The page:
Figure 1

Images of the patient's parotid. Images of the parotid at 6 hours after symptom onset (A, B) and 20 hours after onset (C).

Figure 2

Parotid MRI and DWI. Representative MRI images showing the T1WI axial (A), T2WI axial (B), and T2WI coronal views (C). DWI (D) and ADC (E) images. ADC = apparent diffusion coefficient, DWI = diffusion-weighted magnetic ...

3. Discussion

Iodixanol is a nonionic iodine dimer-containing contrast media that is favored for its iso-molar properties. It contains mainly organic iodine and a tiny amount of inorganic iodide (1 mL of iodixanol contains ~25–60 μg of iodine ions). With normal renal function, 97% of iodixanol is excreted unchanged in urine within 24 hours. Iodide becomes concentrated not only in the thyroid gland but also in other sites, such as the salivary glands. Salivary iodine is almost entirely in the inorganic form. The salivary iodide concentration is proportional to the plasma inorganic iodine (PII) concentration at physiological levels, and at PII concentrations of up to 100 μg/100 mL, there is a positive linear correlation between the two. Additionally, the salivary iodide concentration is inversely related to flow rate: as the flow rate rises, the salivary iodide concentration falls. At parotid salivary flow rates greater than 1 mL/min, however, the concentration remains constant. Furthermore, plasma iodide and perchlorate ions inhibit the iodide concentration in the salivary glands,[2] which depends on the sodium–iodide symporter.[3] When iodixanol is administered quickly by intravenous injection, it immediately reaches a peak level in the blood and the iodide is concentrated in the salivary gland. For susceptible patients, these excessive iodine ions are likely to cause an allergic or toxic reaction of the parotid gland. Therefore, the increased serum concentration of iodine may be related to the pathogenesis of iodide mumps.[4]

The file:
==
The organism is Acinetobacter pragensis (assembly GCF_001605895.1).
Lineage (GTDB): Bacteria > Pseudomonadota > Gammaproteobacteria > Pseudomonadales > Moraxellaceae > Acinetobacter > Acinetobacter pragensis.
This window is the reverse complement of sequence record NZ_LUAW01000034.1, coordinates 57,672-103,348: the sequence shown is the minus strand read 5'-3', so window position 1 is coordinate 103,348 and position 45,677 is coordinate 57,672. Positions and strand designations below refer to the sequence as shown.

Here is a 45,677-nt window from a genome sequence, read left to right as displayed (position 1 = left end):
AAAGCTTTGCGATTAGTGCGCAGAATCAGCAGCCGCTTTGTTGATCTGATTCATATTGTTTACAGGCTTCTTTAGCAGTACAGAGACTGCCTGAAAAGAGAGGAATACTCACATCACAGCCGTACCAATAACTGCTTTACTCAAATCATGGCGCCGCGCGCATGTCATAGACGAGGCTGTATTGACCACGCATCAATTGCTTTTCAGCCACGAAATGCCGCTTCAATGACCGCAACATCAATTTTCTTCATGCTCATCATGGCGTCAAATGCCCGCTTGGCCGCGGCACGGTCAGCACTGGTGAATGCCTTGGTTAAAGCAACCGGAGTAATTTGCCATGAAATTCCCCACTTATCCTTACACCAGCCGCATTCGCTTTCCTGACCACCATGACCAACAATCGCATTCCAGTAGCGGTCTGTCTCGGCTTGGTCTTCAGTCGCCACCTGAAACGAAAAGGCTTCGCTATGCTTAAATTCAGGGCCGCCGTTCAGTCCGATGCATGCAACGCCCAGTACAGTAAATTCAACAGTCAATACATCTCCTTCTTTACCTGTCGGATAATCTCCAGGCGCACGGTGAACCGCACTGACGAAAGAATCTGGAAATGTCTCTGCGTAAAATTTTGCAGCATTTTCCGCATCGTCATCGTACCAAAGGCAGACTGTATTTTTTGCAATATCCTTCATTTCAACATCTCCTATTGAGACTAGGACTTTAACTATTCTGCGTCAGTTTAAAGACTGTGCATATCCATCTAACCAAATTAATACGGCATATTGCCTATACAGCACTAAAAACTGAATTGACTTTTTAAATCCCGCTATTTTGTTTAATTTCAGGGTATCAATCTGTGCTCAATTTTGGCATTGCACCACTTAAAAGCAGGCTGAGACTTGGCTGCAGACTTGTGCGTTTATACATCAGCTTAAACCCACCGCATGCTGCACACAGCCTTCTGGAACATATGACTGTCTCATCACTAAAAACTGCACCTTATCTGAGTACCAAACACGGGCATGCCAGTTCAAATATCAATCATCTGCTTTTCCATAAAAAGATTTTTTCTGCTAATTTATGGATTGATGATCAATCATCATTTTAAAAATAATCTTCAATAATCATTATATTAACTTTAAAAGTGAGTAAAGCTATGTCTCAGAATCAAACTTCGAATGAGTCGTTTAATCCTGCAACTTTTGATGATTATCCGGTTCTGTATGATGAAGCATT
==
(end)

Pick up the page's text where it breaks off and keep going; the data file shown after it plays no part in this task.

Animal and clinical studies have shown that nonionic dimer contrast agent can cause peripheral vasomotor dysfunction, which is not only the result of endothelial cell injury but also of the accompanying structural damage. For example, iodixanol can stimulate the Na+–K+ ATPase pump, which hyperpolarizes the vascular smooth muscle and hence diminishes Ca2+ influx. Additionally, iodixanol may cause relaxation by lowering the Ca2+ concentration as a consequence of altered Na+–Ca2+ exchange, resulting in vasodilation.[5] It can also cause endothelial cell injury, increase vascular permeability via oxygen free radical formation, reduce nitric oxide production, and enhance the angiotensin (ANG) II reaction, leading to vascular edema.[6,7]

Our case had a sudden onset of parotid gland enlargement with no pain, fever, or other allergic manifestations, and an ultrasound showed a parotid homogeneity change, allowing us to eliminate local acute bleeding, abscess, and inflammatory swelling as the likely causes. Gilgen-Anner et al[8] used histological analysis, skin tests, controlled re-exposure, premedication, and imaging studies to establish that salivary gland lesions in affected patients represented rare noninflammatory edema elicited by iodine. Additionally, Zhang et al[1] found that the submandibular gland computed tomography(CT) image did not show obvious inflammation and edema, but the average CT density in both submandibular glands was lower than normal (20–40 HU), supporting the presence of noninflammatory edema.

MRI is sensitive to water balance changes[9] and uses the signal intensity in proton images to show water proton diffusion. DWI is more focused on the Brownian motion of water protons within the tissue and is quantified by the apparent diffusion coefficient (ADC).[10] The increase in signal intensity in DWI is due to the reduction of water protons within the tissue, which reflects the shift of water from the extracellular into the intracellular compartment, so the signal change is used to describe the inhibition of energy-dependent ion pumps and the breakdown of membrane potential.[11] Changes in ADC values reflect the changes in extracellular and intracellular water levels and are related to cell energy metabolism and energy-consuming processes.[9] In cytotoxic edema, the lesions observed in the T1- and T2-weighted images have no obvious signal intensity changes, but in DWI, because ATP-dependent ion conversion failure causes limited diffusion, the ADC value decreases.[12,13] In vasogenic edema, due to capillary leakage and allergic reaction, and tissue edema, caused by extracellular water increased,[11] the lesions producing low signals on T1-weighted and high signals on T2-weighted images become equisignal on DWI, with correspondingly increased ADC values.